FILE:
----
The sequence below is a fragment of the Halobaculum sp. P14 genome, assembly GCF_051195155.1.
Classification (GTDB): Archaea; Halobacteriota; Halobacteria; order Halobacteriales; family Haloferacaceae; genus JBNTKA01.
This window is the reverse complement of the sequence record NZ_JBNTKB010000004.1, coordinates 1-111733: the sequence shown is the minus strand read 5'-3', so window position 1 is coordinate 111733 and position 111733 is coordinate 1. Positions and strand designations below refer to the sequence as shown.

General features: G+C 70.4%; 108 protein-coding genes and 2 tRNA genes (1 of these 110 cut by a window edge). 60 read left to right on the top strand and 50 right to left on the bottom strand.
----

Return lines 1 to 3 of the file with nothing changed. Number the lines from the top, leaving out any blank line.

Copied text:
The sequence below is a fragment of the Halobaculum sp. P14 genome, assembly GCF_051195155.1.
Classification (GTDB): Archaea; Halobacteriota; Halobacteria; order Halobacteriales; family Haloferacaceae; genus JBNTKA01.
This window is the reverse complement of the sequence record NZ_JBNTKB010000004.1, coordinates 1-111733: the sequence shown is the minus strand read 5'-3', so window position 1 is coordinate 111733 and position 111733 is coordinate 1. Positions and strand designations below refer to the sequence as shown.